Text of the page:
Tuesday, July 12, 2011

The Charlatan's Boy by Jonathan Rogers

After reading the Wilderking Trilogy by Rogers, I was so very happy to see that he was writing another book and more happy to discover it set in Corenwald! The story of Grady (aka Grado) is adventurous, laugh out loud funny, heartwarming, and yet a bit sad. Not knowing where he came from, what his last name is, or where his place in life is, Grady is searching for answers. But without anyone to tell him the truth, he doesn't get to far in that particular quest. For a long time he believed that he was an actual Feechie, so when Floyd- his "foster-father" of sorts- declares that Grady is a plain ugly boy whose own mother must not have wanted him, things fall apart for Grady. Since he has no where else to go, he stays with Floyd and they search for different ways to trick and "skin" the people of Corenwald seeing as how no one believes in Feechies anyway. From there, they proceed in many adventures and after a couple years, decided to start another Feechie scare, then they could get their show back on the road.

The Charlatan's Boy was full of very funny moments. A couple of my favorite chapters are "In which I ruin a feller's hair-do and nearabout get smashed for it," (if I'm remembering the title correctly), "In which I get mistaken for a panther" and "In which I tell the truth and hear it." As you can tell just from the names of these chapters, this tale is told in a fun accent that adds personality to the story and Grady.

There were not as many mentions of God in this book as there are in the Wilderking Trilogy- there are a few mentions of prayer and a "praying machine" (being sold by a trickster who even Floyd doesn't like) and it is not an allegory. However, full of adventures, laughs, betrayals, and truths, The Charlatan's Boy is a book not to missed.

Sword in the Stars by Wayne Thomas Batson

Sword in the Stars is the story of Alastair Coldhollow, a former assassin who desperately wants forgiveness for his past deeds. Years ago, a woman taught him about the First One (Myriad's representation of God) and forgives Alastair for what he did to her family. He killed her husband in a raid. Shaken by this woman's faith and devotion to the First One, even if it means forgiving her husband's murderer, Alastair begins to study and learn more about the First One. Eventually, he begins to suspect that he is the Caller- the one foretold to find and clear the way for the Halfainin (the restorer of peace and victory to Myriad's troubled land). But after spotting the Sword in the Stars, holding a tournament to find this champion warrior, and yet turning up empty handed... Alastair is deeply disappointed. He needed to find the Halfainin, if not for the people (and other races) of Myriad, then at least for his own forgiveness. I'm leaving out a TON of the story but this would end up a super long review if I went into all of it. There's much more including battle scenes, Queen Maren, the baby Alastair ends up with, and the Willowfolk.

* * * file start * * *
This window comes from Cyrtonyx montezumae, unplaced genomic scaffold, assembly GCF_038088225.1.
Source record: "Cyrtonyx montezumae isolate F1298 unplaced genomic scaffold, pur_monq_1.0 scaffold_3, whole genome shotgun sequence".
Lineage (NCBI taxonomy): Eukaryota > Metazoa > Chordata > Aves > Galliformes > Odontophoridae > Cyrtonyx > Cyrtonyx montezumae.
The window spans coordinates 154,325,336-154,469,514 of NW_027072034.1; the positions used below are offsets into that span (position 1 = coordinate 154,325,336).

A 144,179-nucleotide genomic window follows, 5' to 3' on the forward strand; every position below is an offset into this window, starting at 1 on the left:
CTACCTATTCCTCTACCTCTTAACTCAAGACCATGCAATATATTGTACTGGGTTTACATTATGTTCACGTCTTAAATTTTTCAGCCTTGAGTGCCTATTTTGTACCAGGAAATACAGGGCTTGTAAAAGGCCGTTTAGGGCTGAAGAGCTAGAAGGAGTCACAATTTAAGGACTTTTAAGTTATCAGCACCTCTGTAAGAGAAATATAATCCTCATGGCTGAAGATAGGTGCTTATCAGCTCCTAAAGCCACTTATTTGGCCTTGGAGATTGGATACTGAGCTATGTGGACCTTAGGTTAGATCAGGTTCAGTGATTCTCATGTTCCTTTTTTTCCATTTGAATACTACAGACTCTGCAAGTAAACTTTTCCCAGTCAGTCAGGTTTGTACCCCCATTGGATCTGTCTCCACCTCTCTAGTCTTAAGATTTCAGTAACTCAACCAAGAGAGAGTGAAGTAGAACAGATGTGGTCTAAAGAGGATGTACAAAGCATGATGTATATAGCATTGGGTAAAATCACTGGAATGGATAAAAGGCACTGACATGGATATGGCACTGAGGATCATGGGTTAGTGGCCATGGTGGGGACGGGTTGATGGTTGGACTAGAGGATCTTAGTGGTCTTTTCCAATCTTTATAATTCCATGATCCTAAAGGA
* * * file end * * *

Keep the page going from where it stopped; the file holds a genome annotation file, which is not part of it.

As for the characters, Morlan and Cythraul are certainly the best villians Batson has ever created. I mean, Bartholomew Thorne was mean and all, but at least we felt a little sympathetic for him (with his first wife's death and all), and Paragor was messed up, but he wasn't in the story much until the ending of the Final Storm (and his plotting in The Door Within). Alastair is an extremely capable swordsmen on a quest for forgiveness. Abbagael is determined and compassionate- and her response to Alastair in a certain scene ("It's okay, Alastair"... "but you will.") made me laugh out loud.

The Shepherds are the closest things to wizards. And they aren't. Their abilities are gifts from the First One and have nothing to do with spells and potions. For example, Mosteryn the Old can bring up storms, and Sebastian (hope I spelt it right) can control plants. But not through chants and stuff. It's just what they do. Like a bird can fly, or a fish can swim. There's also more to the Shepherds, but just in case someone maybe wondering about 'magic' in this book. There's a little with the willowfolk- such as an enchantment in the area that throws off sense of direction and stuff. Morlan and Cythraul use a Vaskerstone table to see things in other places.

This book also had a few humorous mess-ups. In one scene, Alastair says that he knows about many paths that few in Allyra know anything about. I bet he does considering that Allyra is the wrong world. That one's from the Berinfell Prophecies. And (here comes a spoiler) two characters that are said to have died in battle are present at a certain wedding a few years later. These mistakes are sort of funny, but jolt the reader out of the story.

I was thrilled to see Aidan Errolson's name (from the Wilderking Trilogy by Jonathan Rogers) and a "quote" in here and La-Saide of Ot (from The White Lion Chronicles by Christopher Hopper) even throws a line or two in. Lebrettowit (from The Dragon Keeper Chronicles by Donita K. Paul) as well. I thought that was pretty cool. I'm sure there were more little cameos but I probably just didn't know it.

I'd recommend it for ages 13+ because a couple scenes are a bit creepy and violent and Alastair's struggle Witchdrale (I guess an alcoholic sort of drink.)Anyway, Sword in the Stars will leave you eagerly awaiting the next book in the Dark Sea Annals- The Errant King (due out sometime in 2011).

Tuesday, November 16, 2010

The Two Towers by J. R. R. Tolkien

With a sad and fairly cliff-hanging ending of the Fellowship of the Ring, The Two Towers picks up right where it's predecessor left off- the choas of the orc attack and Frodo and Sam's exit. In this part of the LOTR series, Aragorn, Gimli, and Legolas search long and hard for Merry and Pippin who have been captured by the orcs. Yet, unknown to our three heros, Merry and Pippin eventually escape the orcs and join forces with the Ents (a tree shepherds) and head off to war against Saruman. Eventually, after a few twists in the tale, Aragorn and Co. head on over to Rohan. A land of horse loving people who are being "lead" by a reluntant and depressed king. Meanwhile, Frodo and Sam meet up with a creepy creature who's been following them since Moria (at least that's where I first figure he showed up) and offers to lead them to Mt. Doom. Accepting Gollum's offer, Frodo and Sam continue their treacherous journey into Mordor facing many dangers along the way including soldier's of Gondor, Shelob, and Gollum's plots. This is the short version of the story, obviously.